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Wednesday, 6 September 2017

Simulated annealing explained with examples

First of all, we will look at what is simulated annealing ( SA). Simulated annealing is a method for solving unconstrained and bound-constrained optimisation problems. Inspired from the annealing process in metal works, which involves heating and controlled cooling of metals to reduce the defects.

To mimic this behaviour in our application, we keep a temperature variable to simulate this heating process. Initially we set the temperature to high level and gradually decrease the temperature as our algorithm runs. Higher the temperature, more it allows to accept solutions that are worse than our current solution. This gives the algorithm the ability to jump out of any local optimums it finds itself in early execution. Once our temperature is reached to bare minimum time or zero, cooling process is complete and our algorithm should stop.

Why should i use simulated annealing ? Any advantages?

Simulated annealing solves the problem of getting stuck at local minima and maxima by allowing worse moves (lesser quality) to be taken some of the time. That is, it allows some worse values ( steps ) so that it can escape from local minima.

  • Can deal with arbitrary systems and values.
  • Statistically guarantees finding an optimal solution.
  • Easy to code and understand, even for complex problems.

Simulated Annealing and Hill Climbing

Unlike hill climbing, simulated annealing chooses a random move from the neighbourhood where as hill climbing algorithm will simply accept neighbour solutions that are better than the current. When it can't find any better neighbours ( quality values ), it stops. But in simulated annealing if the move is better than its current position then it will always take it. If the move is worse ( lesser quality ) then it will be accepted based on some probability.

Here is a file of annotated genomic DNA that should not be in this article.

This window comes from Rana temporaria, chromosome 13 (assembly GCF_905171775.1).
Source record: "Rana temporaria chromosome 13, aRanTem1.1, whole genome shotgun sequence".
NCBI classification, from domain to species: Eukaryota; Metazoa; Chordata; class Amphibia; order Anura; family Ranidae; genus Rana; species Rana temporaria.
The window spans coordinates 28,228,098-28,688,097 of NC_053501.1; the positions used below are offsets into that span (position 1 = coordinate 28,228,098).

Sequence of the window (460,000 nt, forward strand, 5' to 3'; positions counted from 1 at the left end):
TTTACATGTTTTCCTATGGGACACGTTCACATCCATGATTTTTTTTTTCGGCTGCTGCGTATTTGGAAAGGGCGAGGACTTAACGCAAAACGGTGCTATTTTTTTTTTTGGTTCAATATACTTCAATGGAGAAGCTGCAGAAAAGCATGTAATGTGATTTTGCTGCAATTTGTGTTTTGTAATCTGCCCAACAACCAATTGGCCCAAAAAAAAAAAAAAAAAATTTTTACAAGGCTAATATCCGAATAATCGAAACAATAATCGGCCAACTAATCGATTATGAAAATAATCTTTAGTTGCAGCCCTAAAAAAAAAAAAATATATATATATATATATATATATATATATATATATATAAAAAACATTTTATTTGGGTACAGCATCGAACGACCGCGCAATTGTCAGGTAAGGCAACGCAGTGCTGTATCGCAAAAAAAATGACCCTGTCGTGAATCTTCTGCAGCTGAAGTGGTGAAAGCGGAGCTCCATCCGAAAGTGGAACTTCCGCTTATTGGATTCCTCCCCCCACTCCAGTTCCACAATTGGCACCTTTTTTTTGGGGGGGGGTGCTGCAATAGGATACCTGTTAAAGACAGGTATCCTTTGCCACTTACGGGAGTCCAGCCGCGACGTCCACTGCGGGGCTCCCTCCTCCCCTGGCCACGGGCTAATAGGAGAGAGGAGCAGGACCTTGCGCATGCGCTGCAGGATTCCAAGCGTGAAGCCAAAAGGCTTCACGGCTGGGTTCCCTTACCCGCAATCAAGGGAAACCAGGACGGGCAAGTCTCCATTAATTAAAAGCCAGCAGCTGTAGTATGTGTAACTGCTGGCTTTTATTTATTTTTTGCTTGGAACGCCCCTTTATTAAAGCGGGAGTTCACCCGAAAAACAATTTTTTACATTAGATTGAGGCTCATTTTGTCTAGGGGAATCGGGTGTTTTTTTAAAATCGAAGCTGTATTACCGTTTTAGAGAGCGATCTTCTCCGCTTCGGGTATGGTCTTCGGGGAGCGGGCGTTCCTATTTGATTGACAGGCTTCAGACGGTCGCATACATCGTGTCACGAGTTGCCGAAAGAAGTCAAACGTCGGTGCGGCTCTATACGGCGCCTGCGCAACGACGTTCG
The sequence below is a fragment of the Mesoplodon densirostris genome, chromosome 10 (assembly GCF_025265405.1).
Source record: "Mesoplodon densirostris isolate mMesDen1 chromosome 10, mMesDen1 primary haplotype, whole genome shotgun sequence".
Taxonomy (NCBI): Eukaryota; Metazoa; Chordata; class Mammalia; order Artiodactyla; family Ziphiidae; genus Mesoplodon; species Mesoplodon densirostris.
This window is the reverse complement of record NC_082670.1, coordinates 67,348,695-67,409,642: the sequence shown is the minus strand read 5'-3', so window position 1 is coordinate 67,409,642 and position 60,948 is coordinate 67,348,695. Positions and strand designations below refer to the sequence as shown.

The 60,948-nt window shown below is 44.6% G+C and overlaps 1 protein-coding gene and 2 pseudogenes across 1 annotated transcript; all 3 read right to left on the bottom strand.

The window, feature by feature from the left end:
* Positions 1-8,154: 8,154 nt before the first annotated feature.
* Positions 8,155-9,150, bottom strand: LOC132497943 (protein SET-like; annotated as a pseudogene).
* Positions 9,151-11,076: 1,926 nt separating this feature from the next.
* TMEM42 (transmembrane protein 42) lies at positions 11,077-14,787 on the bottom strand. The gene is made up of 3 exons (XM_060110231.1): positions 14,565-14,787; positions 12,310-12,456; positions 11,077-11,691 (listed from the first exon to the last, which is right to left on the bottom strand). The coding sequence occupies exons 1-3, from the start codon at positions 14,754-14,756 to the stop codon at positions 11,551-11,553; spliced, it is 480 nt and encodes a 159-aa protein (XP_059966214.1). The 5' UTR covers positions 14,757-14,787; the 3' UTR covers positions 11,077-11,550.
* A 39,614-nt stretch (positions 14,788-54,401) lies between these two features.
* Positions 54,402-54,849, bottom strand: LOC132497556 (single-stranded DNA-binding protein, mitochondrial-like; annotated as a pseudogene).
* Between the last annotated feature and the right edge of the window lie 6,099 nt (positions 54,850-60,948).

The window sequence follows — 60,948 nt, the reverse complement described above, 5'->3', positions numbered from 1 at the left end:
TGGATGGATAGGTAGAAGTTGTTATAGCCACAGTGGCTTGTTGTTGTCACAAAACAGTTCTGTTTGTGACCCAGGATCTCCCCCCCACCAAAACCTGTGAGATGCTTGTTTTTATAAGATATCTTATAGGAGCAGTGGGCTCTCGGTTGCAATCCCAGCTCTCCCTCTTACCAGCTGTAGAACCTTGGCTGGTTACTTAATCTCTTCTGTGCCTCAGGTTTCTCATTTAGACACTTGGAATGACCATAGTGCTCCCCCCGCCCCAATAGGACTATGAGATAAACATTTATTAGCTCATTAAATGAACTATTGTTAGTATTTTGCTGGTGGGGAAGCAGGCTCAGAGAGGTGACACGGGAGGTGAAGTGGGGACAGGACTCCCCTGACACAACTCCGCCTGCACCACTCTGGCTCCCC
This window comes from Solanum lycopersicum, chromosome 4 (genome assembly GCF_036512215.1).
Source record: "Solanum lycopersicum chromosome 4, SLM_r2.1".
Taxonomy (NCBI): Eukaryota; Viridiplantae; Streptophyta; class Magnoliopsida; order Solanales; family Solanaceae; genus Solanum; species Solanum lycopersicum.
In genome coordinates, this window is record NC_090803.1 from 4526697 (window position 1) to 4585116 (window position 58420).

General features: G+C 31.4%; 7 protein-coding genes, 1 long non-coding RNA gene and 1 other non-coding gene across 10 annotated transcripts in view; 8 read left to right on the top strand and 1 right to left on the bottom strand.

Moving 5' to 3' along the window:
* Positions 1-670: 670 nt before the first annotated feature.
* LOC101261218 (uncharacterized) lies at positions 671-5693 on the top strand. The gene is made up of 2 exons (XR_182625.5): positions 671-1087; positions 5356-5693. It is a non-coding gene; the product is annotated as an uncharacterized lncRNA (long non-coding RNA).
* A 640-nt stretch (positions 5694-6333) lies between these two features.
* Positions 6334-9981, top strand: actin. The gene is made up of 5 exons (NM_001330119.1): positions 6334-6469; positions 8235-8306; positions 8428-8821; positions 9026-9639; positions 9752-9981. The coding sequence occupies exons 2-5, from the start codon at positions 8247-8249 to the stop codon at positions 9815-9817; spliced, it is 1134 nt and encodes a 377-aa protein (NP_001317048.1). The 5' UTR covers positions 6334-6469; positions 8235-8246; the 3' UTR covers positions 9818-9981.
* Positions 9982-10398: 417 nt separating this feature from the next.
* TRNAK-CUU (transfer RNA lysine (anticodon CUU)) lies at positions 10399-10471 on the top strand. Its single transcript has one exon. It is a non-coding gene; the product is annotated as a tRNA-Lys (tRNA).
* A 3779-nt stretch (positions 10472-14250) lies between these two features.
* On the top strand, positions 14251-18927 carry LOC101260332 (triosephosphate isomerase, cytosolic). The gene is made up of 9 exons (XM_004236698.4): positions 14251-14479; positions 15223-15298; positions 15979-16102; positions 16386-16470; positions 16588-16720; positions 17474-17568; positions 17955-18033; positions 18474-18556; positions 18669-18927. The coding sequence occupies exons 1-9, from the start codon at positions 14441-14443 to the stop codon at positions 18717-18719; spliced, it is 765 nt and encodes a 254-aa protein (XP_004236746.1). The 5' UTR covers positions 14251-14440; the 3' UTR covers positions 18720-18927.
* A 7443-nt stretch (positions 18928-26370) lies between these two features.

Acceptance Criteria

Let's understand how algorithm decides which solutions to accept. First we check if the neighbour solution is better than our current solution. If it is, we accept it ( No problem there ). If however, the neighbour solution isn't better we need to consider a couple of factors. Firstly, how much worse the neighbour solution is; and secondly, how high the current 'temperature' of our system is. At high temperatures the system is more likely accept solutions that are worse. The probability of accepting a worse state is given by the equation :

P = exp(-c/t) > r 

  • c = the change in the evaluation function 
  • t = the current temperature 
  • r = a random number between 0 and 1

Algorithm in simple language

  • Set the initial temperature (high enough) and create a random initial solution and start looping temperature.
  • Obtain a next neighbour or solution by making a change to our current solution.
  • Decide whether to accept that neighbour solution based on the acceptance criteria.
  • Decrease the temperature and continue looping until stop condition is met.

Enough talking, let's see some examples:

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